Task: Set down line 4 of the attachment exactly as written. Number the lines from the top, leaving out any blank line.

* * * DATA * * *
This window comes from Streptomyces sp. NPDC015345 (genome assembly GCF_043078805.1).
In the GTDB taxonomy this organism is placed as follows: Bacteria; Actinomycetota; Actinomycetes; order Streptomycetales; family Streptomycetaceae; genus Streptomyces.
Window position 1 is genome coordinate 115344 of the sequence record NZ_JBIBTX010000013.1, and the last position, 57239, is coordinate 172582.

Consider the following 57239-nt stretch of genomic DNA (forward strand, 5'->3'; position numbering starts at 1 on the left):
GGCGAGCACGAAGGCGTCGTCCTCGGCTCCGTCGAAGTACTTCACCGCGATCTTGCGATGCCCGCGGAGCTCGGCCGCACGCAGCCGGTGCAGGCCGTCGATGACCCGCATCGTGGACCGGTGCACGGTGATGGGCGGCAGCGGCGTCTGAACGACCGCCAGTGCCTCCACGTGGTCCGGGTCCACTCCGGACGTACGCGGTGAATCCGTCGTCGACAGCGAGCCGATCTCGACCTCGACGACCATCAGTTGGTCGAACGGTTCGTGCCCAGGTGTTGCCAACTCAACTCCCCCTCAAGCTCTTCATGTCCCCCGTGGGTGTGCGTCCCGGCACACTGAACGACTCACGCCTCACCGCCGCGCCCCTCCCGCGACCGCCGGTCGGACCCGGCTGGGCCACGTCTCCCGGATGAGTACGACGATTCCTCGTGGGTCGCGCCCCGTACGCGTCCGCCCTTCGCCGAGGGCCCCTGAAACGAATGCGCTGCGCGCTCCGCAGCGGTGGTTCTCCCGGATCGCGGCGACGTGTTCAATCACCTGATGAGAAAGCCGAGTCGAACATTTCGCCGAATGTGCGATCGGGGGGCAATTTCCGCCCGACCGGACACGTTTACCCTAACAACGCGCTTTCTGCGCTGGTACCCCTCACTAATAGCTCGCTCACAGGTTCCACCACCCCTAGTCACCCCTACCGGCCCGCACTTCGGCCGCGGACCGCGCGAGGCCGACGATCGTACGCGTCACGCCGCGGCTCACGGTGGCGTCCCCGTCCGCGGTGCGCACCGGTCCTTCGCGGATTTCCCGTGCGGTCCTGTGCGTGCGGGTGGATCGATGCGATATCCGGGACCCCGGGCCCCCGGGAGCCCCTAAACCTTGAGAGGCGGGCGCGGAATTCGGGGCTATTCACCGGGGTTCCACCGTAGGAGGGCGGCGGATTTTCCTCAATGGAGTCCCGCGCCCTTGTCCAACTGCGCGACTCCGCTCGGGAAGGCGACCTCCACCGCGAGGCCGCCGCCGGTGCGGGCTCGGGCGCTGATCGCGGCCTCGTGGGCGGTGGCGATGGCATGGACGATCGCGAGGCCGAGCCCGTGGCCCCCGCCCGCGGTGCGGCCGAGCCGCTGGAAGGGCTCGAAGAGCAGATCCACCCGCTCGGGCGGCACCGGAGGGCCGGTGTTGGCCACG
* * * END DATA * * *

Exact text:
Consider the following 57239-nt stretch of genomic DNA (forward strand, 5'->3'; position numbering starts at 1 on the left):